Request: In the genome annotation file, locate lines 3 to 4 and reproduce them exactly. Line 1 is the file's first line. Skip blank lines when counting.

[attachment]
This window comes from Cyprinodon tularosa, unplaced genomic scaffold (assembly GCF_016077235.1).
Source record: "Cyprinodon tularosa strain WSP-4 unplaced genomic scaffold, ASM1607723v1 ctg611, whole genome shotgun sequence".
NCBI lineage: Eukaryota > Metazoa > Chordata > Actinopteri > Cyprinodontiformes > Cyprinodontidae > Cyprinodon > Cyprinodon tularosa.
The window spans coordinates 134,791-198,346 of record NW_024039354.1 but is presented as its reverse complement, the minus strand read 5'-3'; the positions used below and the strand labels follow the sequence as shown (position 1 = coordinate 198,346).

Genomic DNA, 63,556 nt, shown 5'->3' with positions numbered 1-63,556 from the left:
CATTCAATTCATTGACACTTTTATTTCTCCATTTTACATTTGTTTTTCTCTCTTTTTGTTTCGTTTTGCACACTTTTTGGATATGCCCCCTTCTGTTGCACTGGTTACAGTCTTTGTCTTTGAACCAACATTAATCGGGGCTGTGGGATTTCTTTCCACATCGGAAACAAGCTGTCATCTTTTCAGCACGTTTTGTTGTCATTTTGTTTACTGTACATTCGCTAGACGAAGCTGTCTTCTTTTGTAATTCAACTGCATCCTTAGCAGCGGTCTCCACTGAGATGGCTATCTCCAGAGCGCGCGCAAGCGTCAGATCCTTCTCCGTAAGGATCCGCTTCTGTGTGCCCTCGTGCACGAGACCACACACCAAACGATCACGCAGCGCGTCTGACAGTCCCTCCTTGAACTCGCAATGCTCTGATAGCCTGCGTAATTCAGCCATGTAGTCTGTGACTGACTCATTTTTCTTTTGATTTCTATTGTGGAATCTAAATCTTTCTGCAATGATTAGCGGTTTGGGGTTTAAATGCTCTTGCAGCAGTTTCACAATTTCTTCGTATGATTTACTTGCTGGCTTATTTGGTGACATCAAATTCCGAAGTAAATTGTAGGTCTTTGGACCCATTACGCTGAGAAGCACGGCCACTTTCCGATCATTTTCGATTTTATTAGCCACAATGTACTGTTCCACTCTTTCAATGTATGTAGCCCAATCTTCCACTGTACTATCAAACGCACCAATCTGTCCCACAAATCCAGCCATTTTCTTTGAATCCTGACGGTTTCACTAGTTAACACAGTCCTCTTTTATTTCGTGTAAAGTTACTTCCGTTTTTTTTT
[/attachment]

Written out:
NCBI lineage: Eukaryota > Metazoa > Chordata > Actinopteri > Cyprinodontiformes > Cyprinodontidae > Cyprinodon > Cyprinodon tularosa.
The window spans coordinates 134,791-198,346 of record NW_024039354.1 but is presented as its reverse complement, the minus strand read 5'-3'; the positions used below and the strand labels follow the sequence as shown (position 1 = coordinate 198,346).